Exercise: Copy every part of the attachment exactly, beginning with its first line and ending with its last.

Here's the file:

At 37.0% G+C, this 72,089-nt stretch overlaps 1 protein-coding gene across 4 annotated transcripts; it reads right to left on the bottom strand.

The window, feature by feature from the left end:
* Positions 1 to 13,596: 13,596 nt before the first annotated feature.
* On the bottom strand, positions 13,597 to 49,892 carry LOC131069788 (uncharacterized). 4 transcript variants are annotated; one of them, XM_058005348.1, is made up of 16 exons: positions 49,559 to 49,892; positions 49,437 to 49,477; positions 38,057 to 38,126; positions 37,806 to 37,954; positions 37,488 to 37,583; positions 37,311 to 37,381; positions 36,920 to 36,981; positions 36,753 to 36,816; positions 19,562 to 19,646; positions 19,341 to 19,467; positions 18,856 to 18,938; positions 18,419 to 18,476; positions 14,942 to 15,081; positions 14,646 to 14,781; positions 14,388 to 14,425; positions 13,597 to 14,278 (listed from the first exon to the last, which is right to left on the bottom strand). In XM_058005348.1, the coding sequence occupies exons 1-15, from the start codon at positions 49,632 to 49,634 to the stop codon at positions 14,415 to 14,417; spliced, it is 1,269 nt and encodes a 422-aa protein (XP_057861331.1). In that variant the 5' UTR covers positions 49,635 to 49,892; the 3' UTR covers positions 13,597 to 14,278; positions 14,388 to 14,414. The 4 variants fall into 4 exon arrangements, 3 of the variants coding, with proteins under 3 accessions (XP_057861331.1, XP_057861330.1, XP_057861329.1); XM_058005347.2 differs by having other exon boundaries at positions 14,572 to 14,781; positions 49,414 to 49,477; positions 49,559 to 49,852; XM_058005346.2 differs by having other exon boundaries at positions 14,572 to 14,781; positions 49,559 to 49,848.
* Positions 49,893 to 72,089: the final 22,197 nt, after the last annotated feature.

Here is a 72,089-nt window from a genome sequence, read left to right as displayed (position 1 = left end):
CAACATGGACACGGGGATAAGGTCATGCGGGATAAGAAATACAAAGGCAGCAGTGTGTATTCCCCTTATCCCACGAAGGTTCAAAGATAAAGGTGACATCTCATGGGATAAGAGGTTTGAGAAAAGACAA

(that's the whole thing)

At 37.0% G+C, this 72,089-nt stretch overlaps 1 protein-coding gene across 4 annotated transcripts; it reads right to left on the bottom strand.

The window, feature by feature from the left end:
* Positions 1 to 13,596: 13,596 nt before the first annotated feature.
* On the bottom strand, positions 13,597 to 49,892 carry LOC131069788 (uncharacterized). 4 transcript variants are annotated; one of them, XM_058005348.1, is made up of 16 exons: positions 49,559 to 49,892; positions 49,437 to 49,477; positions 38,057 to 38,126; positions 37,806 to 37,954; positions 37,488 to 37,583; positions 37,311 to 37,381; positions 36,920 to 36,981; positions 36,753 to 36,816; positions 19,562 to 19,646; positions 19,341 to 19,467; positions 18,856 to 18,938; positions 18,419 to 18,476; positions 14,942 to 15,081; positions 14,646 to 14,781; positions 14,388 to 14,425; positions 13,597 to 14,278 (listed from the first exon to the last, which is right to left on the bottom strand). In XM_058005348.1, the coding sequence occupies exons 1-15, from the start codon at positions 49,632 to 49,634 to the stop codon at positions 14,415 to 14,417; spliced, it is 1,269 nt and encodes a 422-aa protein (XP_057861331.1). In that variant the 5' UTR covers positions 49,635 to 49,892; the 3' UTR covers positions 13,597 to 14,278; positions 14,388 to 14,414. The 4 variants fall into 4 exon arrangements, 3 of the variants coding, with proteins under 3 accessions (XP_057861331.1, XP_057861330.1, XP_057861329.1); XM_058005347.2 differs by having other exon boundaries at positions 14,572 to 14,781; positions 49,414 to 49,477; positions 49,559 to 49,852; XM_058005346.2 differs by having other exon boundaries at positions 14,572 to 14,781; positions 49,559 to 49,848.
* Positions 49,893 to 72,089: the final 22,197 nt, after the last annotated feature.

Here is a 72,089-nt window from a genome sequence, read left to right as displayed (position 1 = left end):
CAACATGGACACGGGGATAAGGTCATGCGGGATAAGAAATACAAAGGCAGCAGTGTGTATTCCCCTTATCCCACGAAGGTTCAAAGATAAAGGTGACATCTCATGGGATAAGAGGTTTGAGAAAAGACAA